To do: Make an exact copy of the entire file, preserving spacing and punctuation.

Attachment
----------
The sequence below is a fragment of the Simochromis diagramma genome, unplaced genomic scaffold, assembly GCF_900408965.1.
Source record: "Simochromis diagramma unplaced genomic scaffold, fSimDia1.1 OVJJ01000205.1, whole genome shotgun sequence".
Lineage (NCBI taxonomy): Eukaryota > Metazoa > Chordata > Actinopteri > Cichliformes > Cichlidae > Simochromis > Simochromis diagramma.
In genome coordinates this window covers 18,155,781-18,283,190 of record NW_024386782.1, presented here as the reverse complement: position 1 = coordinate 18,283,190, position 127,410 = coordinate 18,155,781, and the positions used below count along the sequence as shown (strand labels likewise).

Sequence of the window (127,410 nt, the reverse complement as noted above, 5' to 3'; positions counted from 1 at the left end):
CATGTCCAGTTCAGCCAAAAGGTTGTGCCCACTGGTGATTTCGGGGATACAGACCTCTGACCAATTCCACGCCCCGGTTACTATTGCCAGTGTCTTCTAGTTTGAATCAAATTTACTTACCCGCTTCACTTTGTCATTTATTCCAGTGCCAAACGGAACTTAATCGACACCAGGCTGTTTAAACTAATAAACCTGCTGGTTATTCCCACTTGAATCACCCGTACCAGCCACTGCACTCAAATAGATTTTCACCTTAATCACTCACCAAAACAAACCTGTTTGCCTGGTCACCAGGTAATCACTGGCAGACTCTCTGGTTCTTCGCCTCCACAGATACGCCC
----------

The sequence below is a fragment of the Simochromis diagramma genome, unplaced genomic scaffold, assembly GCF_900408965.1.
Source record: "Simochromis diagramma unplaced genomic scaffold, fSimDia1.1 OVJJ01000205.1, whole genome shotgun sequence".
Lineage (NCBI taxonomy): Eukaryota > Metazoa > Chordata > Actinopteri > Cichliformes > Cichlidae > Simochromis > Simochromis diagramma.
In genome coordinates this window covers 18,155,781-18,283,190 of record NW_024386782.1, presented here as the reverse complement: position 1 = coordinate 18,283,190, position 127,410 = coordinate 18,155,781, and the positions used below count along the sequence as shown (strand labels likewise).

Sequence of the window (127,410 nt, the reverse complement as noted above, 5' to 3'; positions counted from 1 at the left end):
CATGTCCAGTTCAGCCAAAAGGTTGTGCCCACTGGTGATTTCGGGGATACAGACCTCTGACCAATTCCACGCCCCGGTTACTATTGCCAGTGTCTTCTAGTTTGAATCAAATTTACTTACCCGCTTCACTTTGTCATTTATTCCAGTGCCAAACGGAACTTAATCGACACCAGGCTGTTTAAACTAATAAACCTGCTGGTTATTCCCACTTGAATCACCCGTACCAGCCACTGCACTCAAATAGATTTTCACCTTAATCACTCACCAAAACAAACCTGTTTGCCTGGTCACCAGGTAATCACTGGCAGACTCTCTGGTTCTTCGCCTCCACAGATACGCCC